Message from the Dean - March 25, 2024

Hello, CALS,

I know we all agree on GO CYCLONES! Some truly great basketball being played by the Iowa State women and men. Fun! Good luck to the men's team going forward, and welcome back home to the women after a phenomenal season and tournament appearance.

This week, the big event for our college is the CALS Spring Awards ceremony on Wednesday, March 27, at 4:10 p.m. in 127 Curtiss Hall (Dolezal Auditorium). I hope very many of you will choose to attend as we celebrate the accomplishments of your colleagues. We’ll call out those staff and faculty that have received honors, we’ll remember some of our colleagues that have passed too soon, we’ll give out another Dean’s Award for Sustained Excellence (this time posthumously to Bill Gamble; previously these have been awarded to Sherret Chase and Joe Stritzel), and we’ll recognize the farm crews that battled with the January blizzards. It’ll be a great time to honor our fellows, and afterwards to enjoy a wine and cheese reception in Harl Commons.

Also this week, I’ll meet with the MUDS! These are the college’s Morrill, University and Distinguished professors. Of late, we try and meet at least once each semester for a roundtable of sharing and imaging the future of the college together.

And next week, Monday, April 1, at 2:15 p.m. in Curtiss Hall's Dolezal Auditorium, we’ll have our spring CALS Town Hall. Please try and turn out for that.

Last week was pretty hectic, but great with events. There was the annual Iowa Department of Agriculture and Land Stewardship Secretary (Mike Naig) Ag Leaders Dinner in Ankeny. About 1,000 people attend, from the Governor to excellent representation from the college. The keynoter was journalist Tyne Morgan from U.S. Farm Report, and among the three award winners was the Plant Peddler of Cresco, Iowa, founded, owned and operated by the Goode family who are great horticulture alums! There was also the 1,000-person event called Celebration of Agriculture, held each year in Cedar Rapids where, between the college and Extension, we had four tables of people (some of us from here, along with alums and partners to the college). The keynote speaker was former USDA Secretary and current University System of Georgia Chancellor Sonny Perdue. At both events, IDALS Secretary Mike Naig made beautiful remarks about the loss of our dear friend, alum and great public servant, Bill Northey.

Over the past few weeks, I took note of a few quotes that I think are relevant to us and share them here in chronological order:

  • "The education of its youth is the foundation of a state." - Diogenes, also known as Diogenes the Cynic or Diogenes of Sinope, a Greek philosopher, founder of Cynicism, born in Anatolia, and died in Corinth 323 BCE.
  • "What sculpture is to a block of marble, education is to a human soul." - Joseph Addison, 1672 – 1719, English essayist, poet, playwright and politician.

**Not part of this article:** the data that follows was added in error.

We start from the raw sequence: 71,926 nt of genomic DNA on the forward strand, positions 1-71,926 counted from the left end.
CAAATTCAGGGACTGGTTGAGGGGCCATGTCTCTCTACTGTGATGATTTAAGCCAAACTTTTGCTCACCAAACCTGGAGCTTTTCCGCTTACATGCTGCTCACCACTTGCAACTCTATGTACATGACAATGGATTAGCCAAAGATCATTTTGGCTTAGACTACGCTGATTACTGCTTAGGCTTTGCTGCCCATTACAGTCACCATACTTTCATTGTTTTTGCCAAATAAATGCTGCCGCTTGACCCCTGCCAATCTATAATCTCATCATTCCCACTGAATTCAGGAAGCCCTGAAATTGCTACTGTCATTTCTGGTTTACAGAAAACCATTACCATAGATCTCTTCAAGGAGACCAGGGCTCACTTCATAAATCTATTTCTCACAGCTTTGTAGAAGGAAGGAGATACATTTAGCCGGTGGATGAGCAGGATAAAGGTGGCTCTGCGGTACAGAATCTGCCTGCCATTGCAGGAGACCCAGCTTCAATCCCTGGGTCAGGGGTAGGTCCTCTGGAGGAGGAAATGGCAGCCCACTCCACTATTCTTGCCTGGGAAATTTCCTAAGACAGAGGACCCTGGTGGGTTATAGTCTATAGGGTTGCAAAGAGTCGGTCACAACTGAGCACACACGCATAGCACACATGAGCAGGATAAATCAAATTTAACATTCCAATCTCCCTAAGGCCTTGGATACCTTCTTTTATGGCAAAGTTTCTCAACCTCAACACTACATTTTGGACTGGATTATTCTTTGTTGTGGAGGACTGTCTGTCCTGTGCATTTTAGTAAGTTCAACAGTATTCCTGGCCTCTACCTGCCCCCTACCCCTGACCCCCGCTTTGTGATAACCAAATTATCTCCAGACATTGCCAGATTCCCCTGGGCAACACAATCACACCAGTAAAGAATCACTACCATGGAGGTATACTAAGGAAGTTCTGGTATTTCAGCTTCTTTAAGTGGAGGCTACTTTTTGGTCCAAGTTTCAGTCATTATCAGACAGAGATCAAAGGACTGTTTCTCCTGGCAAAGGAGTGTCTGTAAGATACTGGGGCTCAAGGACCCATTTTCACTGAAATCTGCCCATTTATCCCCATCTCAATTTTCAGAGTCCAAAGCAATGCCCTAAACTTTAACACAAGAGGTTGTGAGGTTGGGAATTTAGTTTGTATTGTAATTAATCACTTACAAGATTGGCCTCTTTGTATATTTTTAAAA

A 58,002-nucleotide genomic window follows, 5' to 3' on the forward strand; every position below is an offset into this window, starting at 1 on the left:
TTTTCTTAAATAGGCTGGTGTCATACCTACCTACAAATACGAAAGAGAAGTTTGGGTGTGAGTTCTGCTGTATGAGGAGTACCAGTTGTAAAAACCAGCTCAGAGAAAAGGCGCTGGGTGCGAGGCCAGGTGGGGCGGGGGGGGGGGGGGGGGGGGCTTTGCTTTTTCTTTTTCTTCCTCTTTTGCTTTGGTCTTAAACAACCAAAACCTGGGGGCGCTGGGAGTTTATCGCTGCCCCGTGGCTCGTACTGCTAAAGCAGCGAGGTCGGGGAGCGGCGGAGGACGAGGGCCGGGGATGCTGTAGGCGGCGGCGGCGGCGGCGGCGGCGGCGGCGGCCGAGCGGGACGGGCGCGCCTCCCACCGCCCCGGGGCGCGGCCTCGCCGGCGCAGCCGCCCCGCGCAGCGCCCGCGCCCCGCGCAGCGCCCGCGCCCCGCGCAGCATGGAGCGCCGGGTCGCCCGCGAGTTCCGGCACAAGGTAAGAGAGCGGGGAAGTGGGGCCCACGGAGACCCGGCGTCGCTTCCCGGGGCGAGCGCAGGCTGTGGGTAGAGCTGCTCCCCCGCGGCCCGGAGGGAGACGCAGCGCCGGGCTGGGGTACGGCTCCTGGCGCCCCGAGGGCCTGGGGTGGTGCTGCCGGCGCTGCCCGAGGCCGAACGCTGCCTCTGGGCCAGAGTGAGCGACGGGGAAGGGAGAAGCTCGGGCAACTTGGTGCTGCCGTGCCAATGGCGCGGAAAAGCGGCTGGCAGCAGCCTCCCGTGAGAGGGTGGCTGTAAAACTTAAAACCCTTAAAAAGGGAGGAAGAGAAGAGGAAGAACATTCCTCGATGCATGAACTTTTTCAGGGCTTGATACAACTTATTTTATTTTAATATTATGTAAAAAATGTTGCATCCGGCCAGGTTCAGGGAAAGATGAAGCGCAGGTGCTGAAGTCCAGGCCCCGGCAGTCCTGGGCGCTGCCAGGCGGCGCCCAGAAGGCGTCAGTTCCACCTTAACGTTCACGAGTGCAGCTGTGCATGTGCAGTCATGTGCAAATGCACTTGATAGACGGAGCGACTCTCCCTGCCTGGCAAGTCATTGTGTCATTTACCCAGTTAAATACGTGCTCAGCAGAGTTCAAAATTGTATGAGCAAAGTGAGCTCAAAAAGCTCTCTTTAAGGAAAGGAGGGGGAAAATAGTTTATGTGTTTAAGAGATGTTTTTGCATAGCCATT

• "Eating is an agricultural act." - Wendell Berry, born in 1934, American writer and farmer.

Have a great week, and hopefully the last bits of winter will leave the state. My best - Dan

Scenes from CALS

The spring blooming flowers, including these daffodils, got a bit of a shock last Friday when a blanket of snow once again covered Ames.

The spring calving season got underway a couple of weeks ago with the first baby calf born at the McNay Memorial Research and Demonstration Farm near Chariton. Tim Goode, farms manager, said they expect around 300 Black Angus calves to be born this spring.

Students in Associate Teaching Professor Mike Rentz's NREM 330: Principles of Interpretation class took advantage of the warmer weather earlier this semester to do some fun, outdoor learning. As submitted by Rentz: "I was demonstrating 'Oh Deer' from Project Wild, a collection of educational activities. The exercise is intended for a range of student ages (can be scaled up or down) but connects habitat with deer: the 'habitat' students choose which habitat feature (food, water, space, shelter) they will be, while the 'deer,' with their backs turned, choose which habitat feature they will search for. Once the deer turn around, they need to race for a matching feature. If they miss out, they die and become habitat. If they match, they reproduce (turn habitat into another deer), and thus lower the amount of habitat remaining to go around. Of course, my habitat quickly cheated and decided to force shortages of some habitat features. Once I added a mountain lion, it was game over and deer were extirpated. In 10 years of teaching and using this exercise, that has never happened before....Students are always surprising :)"

Daffodils covered by a blanket of snow.Momma cow standing and watching her baby calf in a fenced in field.A line of students get instructions from their instructor, while a group of students stands waiting in the background.Group of students running toward another group of students outside next to an open prairie field. Buildings can be seen in the background.